Installing Anti Cat spikes straightforward and fairly inexpensive, however you will need to ensure that any neighbours that share your fence are agreeable to the fence modifications, before you go ahead with the work. Anti Cat spikes may also reduce the amount of wildlife in your garden too, if they access your garden via the fence!
  • Rolling Fence (or Wall) Toppers
    Something as simple as piping with washing line running through it (or something similar), secured a few inches above the top of your fenceor purchasing a professionally made roller barrier… or buying/constructing a wooden roller for atop your fence… basically something unstable, not harmful, and (depending on your choice of roller) something that doesn’t hinder the aesthetics of your garden. Rollers are difficult for cats to manoeuvre around, and certainly too unstable to get a grip on to easily walk, or pull themselves up onto the fence panel – so they certainly wont be able to get a good footing to jump down into your garden!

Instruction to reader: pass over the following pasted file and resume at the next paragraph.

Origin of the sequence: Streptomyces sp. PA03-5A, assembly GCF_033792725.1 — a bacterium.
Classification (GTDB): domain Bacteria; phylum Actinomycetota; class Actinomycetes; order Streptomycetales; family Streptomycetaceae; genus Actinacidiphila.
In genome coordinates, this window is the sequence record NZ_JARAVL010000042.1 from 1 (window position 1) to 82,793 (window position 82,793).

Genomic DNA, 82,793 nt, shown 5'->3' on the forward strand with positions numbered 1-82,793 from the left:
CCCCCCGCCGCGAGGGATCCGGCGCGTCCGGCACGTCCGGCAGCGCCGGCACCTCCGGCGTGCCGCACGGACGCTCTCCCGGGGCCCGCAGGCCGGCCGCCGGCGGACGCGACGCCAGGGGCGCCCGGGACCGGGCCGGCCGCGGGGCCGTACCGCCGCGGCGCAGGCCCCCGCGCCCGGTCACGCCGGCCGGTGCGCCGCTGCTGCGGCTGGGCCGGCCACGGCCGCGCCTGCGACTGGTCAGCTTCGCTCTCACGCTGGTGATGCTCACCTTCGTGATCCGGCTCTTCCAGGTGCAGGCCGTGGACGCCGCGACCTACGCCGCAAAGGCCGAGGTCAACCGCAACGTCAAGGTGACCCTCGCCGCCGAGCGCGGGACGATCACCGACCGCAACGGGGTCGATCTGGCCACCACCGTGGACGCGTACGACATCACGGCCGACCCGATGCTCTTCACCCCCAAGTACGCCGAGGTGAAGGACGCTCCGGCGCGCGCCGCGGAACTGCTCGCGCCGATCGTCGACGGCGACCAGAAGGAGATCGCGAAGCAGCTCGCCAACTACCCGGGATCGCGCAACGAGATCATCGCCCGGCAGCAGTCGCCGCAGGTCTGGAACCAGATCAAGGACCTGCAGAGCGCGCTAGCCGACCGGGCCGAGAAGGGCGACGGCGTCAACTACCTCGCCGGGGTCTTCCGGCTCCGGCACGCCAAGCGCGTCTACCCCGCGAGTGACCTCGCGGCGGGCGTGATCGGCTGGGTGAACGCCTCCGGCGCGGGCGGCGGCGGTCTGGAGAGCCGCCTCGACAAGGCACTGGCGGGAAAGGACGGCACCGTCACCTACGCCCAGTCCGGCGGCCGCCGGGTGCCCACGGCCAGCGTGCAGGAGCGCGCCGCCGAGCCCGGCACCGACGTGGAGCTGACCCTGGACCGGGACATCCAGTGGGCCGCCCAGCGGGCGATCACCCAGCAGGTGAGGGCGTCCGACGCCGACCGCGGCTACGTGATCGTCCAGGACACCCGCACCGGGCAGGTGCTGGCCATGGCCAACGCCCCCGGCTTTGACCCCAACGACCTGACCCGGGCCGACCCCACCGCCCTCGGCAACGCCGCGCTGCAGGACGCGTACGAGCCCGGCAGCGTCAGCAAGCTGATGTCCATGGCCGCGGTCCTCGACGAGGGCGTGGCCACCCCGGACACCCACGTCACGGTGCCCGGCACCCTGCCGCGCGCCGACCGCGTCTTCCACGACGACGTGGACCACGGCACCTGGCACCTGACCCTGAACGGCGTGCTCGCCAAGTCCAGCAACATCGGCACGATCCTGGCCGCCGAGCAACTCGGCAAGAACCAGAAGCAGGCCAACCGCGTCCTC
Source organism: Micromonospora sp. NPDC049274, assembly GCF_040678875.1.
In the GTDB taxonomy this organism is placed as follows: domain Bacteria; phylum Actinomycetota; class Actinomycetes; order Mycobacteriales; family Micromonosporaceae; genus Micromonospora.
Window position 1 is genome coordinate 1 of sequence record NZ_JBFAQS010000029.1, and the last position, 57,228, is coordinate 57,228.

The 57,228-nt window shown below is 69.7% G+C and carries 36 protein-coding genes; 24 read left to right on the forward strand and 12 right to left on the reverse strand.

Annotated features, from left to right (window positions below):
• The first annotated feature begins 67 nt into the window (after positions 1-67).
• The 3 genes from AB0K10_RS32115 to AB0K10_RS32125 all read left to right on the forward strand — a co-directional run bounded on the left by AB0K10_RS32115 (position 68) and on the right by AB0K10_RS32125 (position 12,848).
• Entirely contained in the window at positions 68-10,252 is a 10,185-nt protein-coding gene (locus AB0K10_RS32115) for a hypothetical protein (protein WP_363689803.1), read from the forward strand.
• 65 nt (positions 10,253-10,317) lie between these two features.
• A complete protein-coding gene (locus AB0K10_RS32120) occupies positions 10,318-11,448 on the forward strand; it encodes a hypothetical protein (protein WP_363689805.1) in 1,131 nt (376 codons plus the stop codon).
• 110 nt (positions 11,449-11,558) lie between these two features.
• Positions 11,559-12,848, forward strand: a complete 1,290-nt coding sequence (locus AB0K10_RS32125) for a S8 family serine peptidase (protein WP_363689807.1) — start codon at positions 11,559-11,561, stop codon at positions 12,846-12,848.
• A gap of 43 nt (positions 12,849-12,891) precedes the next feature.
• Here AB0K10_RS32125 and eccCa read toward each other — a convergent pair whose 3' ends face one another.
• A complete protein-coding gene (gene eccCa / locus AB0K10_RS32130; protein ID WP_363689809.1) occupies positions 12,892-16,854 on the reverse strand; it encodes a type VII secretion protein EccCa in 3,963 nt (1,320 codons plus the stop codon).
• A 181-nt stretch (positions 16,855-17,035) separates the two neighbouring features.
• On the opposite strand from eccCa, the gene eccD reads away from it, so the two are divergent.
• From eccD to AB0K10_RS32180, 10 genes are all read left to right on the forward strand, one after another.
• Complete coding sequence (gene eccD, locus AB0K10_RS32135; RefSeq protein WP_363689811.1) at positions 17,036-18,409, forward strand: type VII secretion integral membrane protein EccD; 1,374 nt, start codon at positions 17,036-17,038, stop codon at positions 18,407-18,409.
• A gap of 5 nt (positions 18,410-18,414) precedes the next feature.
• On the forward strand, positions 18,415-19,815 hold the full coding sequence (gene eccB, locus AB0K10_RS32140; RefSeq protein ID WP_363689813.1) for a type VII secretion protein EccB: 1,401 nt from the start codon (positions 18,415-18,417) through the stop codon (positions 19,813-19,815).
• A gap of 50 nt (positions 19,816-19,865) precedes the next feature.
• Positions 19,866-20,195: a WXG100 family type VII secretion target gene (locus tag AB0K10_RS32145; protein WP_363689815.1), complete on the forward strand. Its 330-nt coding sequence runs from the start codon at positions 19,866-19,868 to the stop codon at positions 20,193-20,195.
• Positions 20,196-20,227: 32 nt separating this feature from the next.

This has also been suggested as a good method of keeping your pet cat(s) in your garden, to stop them roaming where you or other don’t want them.

Method #4: If you can’t beat them… accommodate them!

If you aren’t fussed about cats coming through your garden and doing their business in it, you just want to control where in your garden they use as their litter box, then set up a designated area for this.
Setting up a sandy or wood-chip or litter covered area, with a bit of cover for bad weather (maybe even including cat attracting plants or scents), will hopefully encourage any visiting kitties to use the designated area as a toilet; and not the rest of your garden!


All images are either open source, Google images, or my own – or photos donated for use by the pet owners.